The U.S. Department of Justice unsealed an indictment on Wednesday against three North Korean citizens on charges of attempting to steal over a billion dollars through cybercrime, as well as one Canadian-American citizen accused of helping them launder the money.
North Korea’s global commerce is severely limited by global sanctions imposed by the United Nations in 2017 in response to its latest illegal nuclear weapons test. In 2020, the communist regime’s ability to fund itself faced even bigger challenges in the face of lockdowns intended to limit the spread of the Chinese coronavirus. While dictator Kim Jong-un has repeatedly claimed North Korea has not documented a single case of Chinese coronavirus within its borders, he tightly sealed the country off from the world, cutting off pivotal trade with China along the Yalu River northern border.
The three North Korean citizens charged with a long list of cybercrimes are facing legal processing in the U.S. District Court in Los Angeles. Prosecutors allege that they were working directly under the auspices of the government of North Korea for its Reconnaissance General Bureau (RGB), a military entity.
U.S. law enforcement officials described the schemes in which the individuals indicted this week were allegedly involved as “a truly unprecedented range of financial and cyber-crimes” that featured both conventional cyber-theft from banking institutions to malicious hacking attacks against American entertainment companies. The individuals named in the indictment — Jon Chang Hyok, Kim Il, and Park Jin Hyok — also reportedly played a role in the 2014 hacking of Sony Pictures Entertainment in response to the release of The Interview, a Seth Rogen comedy that extensively mocked Kim Jong-un. That crime is the earliest listed in several years of attempts to steal billions of dollars through cybercrime.
In the United States, the Department of Justice alleged that the accused had organized multiple online attacks for about four years “that targeted employees of United States cleared defense contractors, energy companies, aerospace companies, technology companies, the U.S.Department of State, and the U.S. Department of Defense.”
The three men also stand accused of attempting to steal over $1.2 billion “from banks in Vietnam, Bangladesh, Taiwan, Mexico, Malta, and Africa by hacking the banks’ computer networks and sending fraudulent Society for Worldwide Interbank Financial Telecommunication (SWIFT) messages,” the Department of Justice noted. The hackers also attempted to steal money by hacking ATMs and allegedly succeeded in at least one scheme targeting Pakistan. That total does not include another about $100 million the accused allegedly stole in cryptocurrency.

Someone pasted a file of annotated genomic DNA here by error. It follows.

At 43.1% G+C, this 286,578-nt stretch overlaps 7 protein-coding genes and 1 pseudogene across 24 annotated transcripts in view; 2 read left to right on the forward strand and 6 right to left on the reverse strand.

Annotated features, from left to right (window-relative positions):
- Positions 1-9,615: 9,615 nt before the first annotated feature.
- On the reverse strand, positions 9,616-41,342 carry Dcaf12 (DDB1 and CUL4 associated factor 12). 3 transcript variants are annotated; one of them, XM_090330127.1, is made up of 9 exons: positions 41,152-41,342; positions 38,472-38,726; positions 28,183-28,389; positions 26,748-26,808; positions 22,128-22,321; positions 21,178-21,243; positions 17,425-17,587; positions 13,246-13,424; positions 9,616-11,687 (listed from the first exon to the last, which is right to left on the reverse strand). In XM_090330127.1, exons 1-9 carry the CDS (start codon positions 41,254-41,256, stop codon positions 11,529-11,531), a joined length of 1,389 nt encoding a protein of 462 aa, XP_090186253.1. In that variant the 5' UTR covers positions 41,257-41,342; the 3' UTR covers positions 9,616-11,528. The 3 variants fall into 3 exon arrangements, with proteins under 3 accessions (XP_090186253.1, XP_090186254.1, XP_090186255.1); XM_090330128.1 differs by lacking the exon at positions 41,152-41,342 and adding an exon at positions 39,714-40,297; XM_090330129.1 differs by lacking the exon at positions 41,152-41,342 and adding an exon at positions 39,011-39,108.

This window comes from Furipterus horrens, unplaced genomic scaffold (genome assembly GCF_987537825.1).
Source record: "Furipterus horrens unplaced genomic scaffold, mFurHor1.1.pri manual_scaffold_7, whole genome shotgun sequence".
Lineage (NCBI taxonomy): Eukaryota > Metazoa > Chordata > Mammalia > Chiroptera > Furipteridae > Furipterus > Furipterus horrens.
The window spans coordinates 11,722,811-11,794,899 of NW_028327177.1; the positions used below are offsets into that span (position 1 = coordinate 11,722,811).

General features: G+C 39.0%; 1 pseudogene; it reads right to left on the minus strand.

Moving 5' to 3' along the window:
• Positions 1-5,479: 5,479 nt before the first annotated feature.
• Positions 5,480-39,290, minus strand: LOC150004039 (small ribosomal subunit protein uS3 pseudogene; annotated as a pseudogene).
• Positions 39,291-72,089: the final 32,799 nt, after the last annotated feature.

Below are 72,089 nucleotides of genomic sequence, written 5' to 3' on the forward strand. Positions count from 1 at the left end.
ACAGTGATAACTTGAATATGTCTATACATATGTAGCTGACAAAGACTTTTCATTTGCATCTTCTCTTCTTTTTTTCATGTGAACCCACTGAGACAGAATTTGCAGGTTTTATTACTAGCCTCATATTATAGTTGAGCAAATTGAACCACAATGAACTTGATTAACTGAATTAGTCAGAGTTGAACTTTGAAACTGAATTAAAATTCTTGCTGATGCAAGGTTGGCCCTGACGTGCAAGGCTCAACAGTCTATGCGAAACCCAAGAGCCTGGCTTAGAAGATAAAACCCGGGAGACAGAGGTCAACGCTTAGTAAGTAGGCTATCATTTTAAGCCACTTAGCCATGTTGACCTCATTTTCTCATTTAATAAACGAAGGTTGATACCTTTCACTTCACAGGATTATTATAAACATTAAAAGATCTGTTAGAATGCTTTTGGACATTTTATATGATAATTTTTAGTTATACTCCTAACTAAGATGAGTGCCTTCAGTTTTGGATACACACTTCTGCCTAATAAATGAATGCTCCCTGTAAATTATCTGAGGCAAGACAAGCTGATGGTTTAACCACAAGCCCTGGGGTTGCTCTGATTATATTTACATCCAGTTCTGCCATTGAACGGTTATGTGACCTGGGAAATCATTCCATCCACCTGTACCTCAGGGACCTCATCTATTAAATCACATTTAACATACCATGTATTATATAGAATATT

The men were also alleged to have ties to some of the largest hacking attacks in history, including the 2017 “WannaCry” ransomware attack that affected about 200,000 computers globally. Ransomware prevents a computer from working until the owner of the computer pays a “ransom” to the hackers, potentially yielding extreme profits when used successfully against large institutions that require the computers to function. In this case, the hackers only managed to net about $50,000 as the ransomware did not demand large amounts of money from each computer.
“As laid out in today’s indictment, North Korea’s operatives, using keyboards rather than guns, stealing digital wallets of cryptocurrency instead of sacks of cash, are the world’s leading bank robbers,” Assistant Attorney General John C. Demers of the Justice Department’s National Security Division said in a statement. “The Department will continue to confront malicious nation state cyber activity with our unique tools and work with our fellow agencies and the family of norms abiding nations to do the same.”
Acting U.S. Attorney Tracy L. Wilkison for the Central District of California described the list of crimes attributed to the suspects as “staggering.”
“The individuals indicted today committed a truly unprecedented range of financial and cyber-crimes,” U.S. Secret Service Assistant Director Michael R. D’Ambrosio added, “from ransomware attacks and phishing campaigns, to digital bank heists and sophisticated money laundering operations.”
The three men face a maximum of 35 years in prison.
The U.S. State Department, responding in part to interest in the news of the latest indictment, indicated that its cybercriminals activity will form part of the assessment in how to move forward with bilateral ties under the Biden administration. North Korea and the United States are technically at war with each other — neither side in the Korean War ever signed a peace treaty so the war, which began in 1950, is still ongoing — and North Korea continues to consider America its greatest enemy. Under the administration of President Donald Trump, Kim met with an American head of state twice, the first time a North Korean leader had ever done so. The high-level talks, coupled with the strongest sanctions ever placed on Pyongyang, appear to have limited the country’s nuclear weapons testing activity.
“Of course, most frequently we speak of North Korea’s nuclear and ballistic missile program, but, of course, its malicious cyber activity is something we are carefully evaluating and looking at as well,” State Department spokesperson Ned Price said on Wednesday. “I would say that in general North Korea’s malicious cyber activities threaten the United States. They threaten our allies and partners and other countries around the world.”
Price also expressed concern not just for cyberthefts, but for the potential of cyber espionage, which could yield intelligence that North Korea could sell for a profit to rogue states like China and Iran.
A United Nations report revealed by Reuters in early February estimated that North Korea made $300 million through cybercrime in 2020, much of it was used to fund its illegal nuclear weapons program.